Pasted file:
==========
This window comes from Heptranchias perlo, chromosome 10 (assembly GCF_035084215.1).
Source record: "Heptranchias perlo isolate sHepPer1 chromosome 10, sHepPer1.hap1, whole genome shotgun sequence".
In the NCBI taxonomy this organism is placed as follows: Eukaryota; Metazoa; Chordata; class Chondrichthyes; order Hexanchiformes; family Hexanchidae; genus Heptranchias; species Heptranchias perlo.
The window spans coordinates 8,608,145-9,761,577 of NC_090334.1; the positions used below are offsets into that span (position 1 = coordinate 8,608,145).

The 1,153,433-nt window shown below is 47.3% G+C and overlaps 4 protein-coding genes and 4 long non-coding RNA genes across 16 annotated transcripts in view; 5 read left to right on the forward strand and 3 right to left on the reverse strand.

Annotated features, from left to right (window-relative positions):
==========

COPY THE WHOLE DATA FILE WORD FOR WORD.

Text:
This window comes from Heptranchias perlo, chromosome 10 (assembly GCF_035084215.1).
Source record: "Heptranchias perlo isolate sHepPer1 chromosome 10, sHepPer1.hap1, whole genome shotgun sequence".
In the NCBI taxonomy this organism is placed as follows: Eukaryota; Metazoa; Chordata; class Chondrichthyes; order Hexanchiformes; family Hexanchidae; genus Heptranchias; species Heptranchias perlo.
The window spans coordinates 8,608,145-9,761,577 of NC_090334.1; the positions used below are offsets into that span (position 1 = coordinate 8,608,145).

The 1,153,433-nt window shown below is 47.3% G+C and overlaps 4 protein-coding genes and 4 long non-coding RNA genes across 16 annotated transcripts in view; 5 read left to right on the forward strand and 3 right to left on the reverse strand.

Annotated features, from left to right (window-relative positions):